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Colombia, UNODC Sign 'Historic' Agreement on Coca Policy

Colombia, UNODC Sign 'Historic' Agreement on Coca Policy

Colombia and the United Nations Office on Drugs and Crime (UNODC) signed an agreement to cooperate on the Andean nation's coca reduction strategy. But the plan's success will likely depend on the Colombian government's uncertain ability to provide a promised investment of hundreds of millions of dollars over the next few years.

Weekly InSight: The DEA and the Heroin Crisis in the United States

Weekly InSight: The DEA and the Heroin Crisis in the United States

In our October 26 Facebook Live session, InSight Crime Co-director Steven Dudley and "Dreamland" author Sam Quinones discussed the homegrown opioid and heroin crisis in the United States.

Greatest Drug Threat to the United States Is Homegrown: DEA

Greatest Drug Threat to the United States Is Homegrown: DEA

The homegrown problem of prescription painkiller abuse continues to be the biggest, deadliest drug threat to the United States, according to the DEA's latest National Drug Threat Assessment report. The Trump administration must focus on prevention at home as well as anti-narcotic measures abroad, if it is to tackle the problem. 

Colombia’s Struggling Anti-Coca Strategy Needs US Backing: Report

Colombia’s Struggling Anti-Coca Strategy Needs US Backing: Report

A new report quantifies the progress of Colombia's coca crop substitution program under the peace agreement, and calls for US leniency and support despite a rocky start and a closing window of opportunity.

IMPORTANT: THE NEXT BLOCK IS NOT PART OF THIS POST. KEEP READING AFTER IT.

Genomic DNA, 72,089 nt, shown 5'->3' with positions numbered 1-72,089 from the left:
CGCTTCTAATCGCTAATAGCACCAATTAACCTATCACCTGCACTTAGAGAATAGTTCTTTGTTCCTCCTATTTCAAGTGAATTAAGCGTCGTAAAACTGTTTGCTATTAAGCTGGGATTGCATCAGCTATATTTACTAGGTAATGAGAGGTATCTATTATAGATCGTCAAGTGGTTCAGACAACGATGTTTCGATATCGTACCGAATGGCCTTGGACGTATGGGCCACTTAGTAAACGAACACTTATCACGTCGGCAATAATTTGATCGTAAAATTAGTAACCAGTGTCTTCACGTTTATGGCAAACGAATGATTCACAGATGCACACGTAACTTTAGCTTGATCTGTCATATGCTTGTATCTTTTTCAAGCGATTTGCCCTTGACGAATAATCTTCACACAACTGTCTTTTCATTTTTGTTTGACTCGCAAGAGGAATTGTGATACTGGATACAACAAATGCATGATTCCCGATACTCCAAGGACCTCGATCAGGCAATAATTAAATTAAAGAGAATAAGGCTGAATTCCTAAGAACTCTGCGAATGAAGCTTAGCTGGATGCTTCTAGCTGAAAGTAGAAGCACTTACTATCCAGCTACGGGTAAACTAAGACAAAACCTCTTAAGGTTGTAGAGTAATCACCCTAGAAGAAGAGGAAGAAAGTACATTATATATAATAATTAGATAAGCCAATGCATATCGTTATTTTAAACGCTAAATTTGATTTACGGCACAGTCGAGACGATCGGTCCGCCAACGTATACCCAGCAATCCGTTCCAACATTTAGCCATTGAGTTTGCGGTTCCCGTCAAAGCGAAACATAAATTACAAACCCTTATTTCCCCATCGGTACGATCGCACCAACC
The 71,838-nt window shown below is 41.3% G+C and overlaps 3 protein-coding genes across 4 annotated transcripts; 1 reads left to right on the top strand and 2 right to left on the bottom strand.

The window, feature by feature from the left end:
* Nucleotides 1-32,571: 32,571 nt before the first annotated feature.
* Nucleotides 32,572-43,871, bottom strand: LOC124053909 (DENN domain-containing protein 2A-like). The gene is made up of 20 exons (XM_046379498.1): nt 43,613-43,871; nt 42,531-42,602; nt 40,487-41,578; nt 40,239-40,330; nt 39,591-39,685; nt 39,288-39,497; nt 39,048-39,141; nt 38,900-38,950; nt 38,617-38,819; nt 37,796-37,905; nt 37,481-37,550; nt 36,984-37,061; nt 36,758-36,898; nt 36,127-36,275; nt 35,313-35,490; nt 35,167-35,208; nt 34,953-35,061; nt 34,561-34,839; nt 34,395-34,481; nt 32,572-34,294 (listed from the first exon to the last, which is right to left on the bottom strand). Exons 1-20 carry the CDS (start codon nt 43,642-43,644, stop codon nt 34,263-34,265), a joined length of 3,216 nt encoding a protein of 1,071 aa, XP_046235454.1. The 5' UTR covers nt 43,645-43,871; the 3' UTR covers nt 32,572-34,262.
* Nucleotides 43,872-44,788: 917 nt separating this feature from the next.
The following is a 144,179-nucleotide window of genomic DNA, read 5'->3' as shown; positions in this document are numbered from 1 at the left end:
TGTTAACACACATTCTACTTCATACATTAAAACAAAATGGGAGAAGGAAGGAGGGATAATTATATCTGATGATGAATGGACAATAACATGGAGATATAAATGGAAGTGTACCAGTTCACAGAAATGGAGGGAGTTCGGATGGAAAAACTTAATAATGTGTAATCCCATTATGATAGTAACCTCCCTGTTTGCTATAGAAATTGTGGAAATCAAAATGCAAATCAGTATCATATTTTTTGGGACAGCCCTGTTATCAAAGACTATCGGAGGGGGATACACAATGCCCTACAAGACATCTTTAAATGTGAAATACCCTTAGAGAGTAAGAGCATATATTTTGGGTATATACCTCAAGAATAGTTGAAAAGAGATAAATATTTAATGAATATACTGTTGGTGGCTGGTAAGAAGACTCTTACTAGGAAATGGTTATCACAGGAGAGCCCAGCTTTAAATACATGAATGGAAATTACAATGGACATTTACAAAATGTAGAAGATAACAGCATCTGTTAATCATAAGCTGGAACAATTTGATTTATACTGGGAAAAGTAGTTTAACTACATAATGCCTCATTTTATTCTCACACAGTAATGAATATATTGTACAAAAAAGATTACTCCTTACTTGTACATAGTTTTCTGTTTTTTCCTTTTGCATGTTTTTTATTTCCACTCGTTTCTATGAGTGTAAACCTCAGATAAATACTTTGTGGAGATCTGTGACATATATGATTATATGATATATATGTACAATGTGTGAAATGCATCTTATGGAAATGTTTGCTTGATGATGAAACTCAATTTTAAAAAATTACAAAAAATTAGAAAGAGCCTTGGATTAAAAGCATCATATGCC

Who Are the Real Targets of Bogotá’s Crackdown on Crime?

Who Are the Real Targets of Bogotá’s Crackdown on Crime?

It was just before rush hour on August 23 when the Bogotá district police and SWAT squad came for the gangs of the Cartuchito, an area with a potent illicit drug trade and open consumption of bazuco, a cocaine derivative similar to crack. Clad in anti-riot gear and armed with batons and tear gas, police were sent in to "reclaim" the area "for the citizens," the city's Department of Security later tweeted. But that was the spin.

Though it is not on the agenda of the Sixth Summit of the Americas, to be held April 14-15 in Colombia, the question of drug legalization will be on everyone's minds. Guatemalan President Otto Perez Molina has called for countries to debate a new strategy and other leaders in the region, most notably Colombia's Juan Manuel Santos, have joined him. US President Barack Obama will have to face down them and others in a rare show of unified defiance from US' allies in the region. InSight Crime examines the thorny subject in this series of special reports.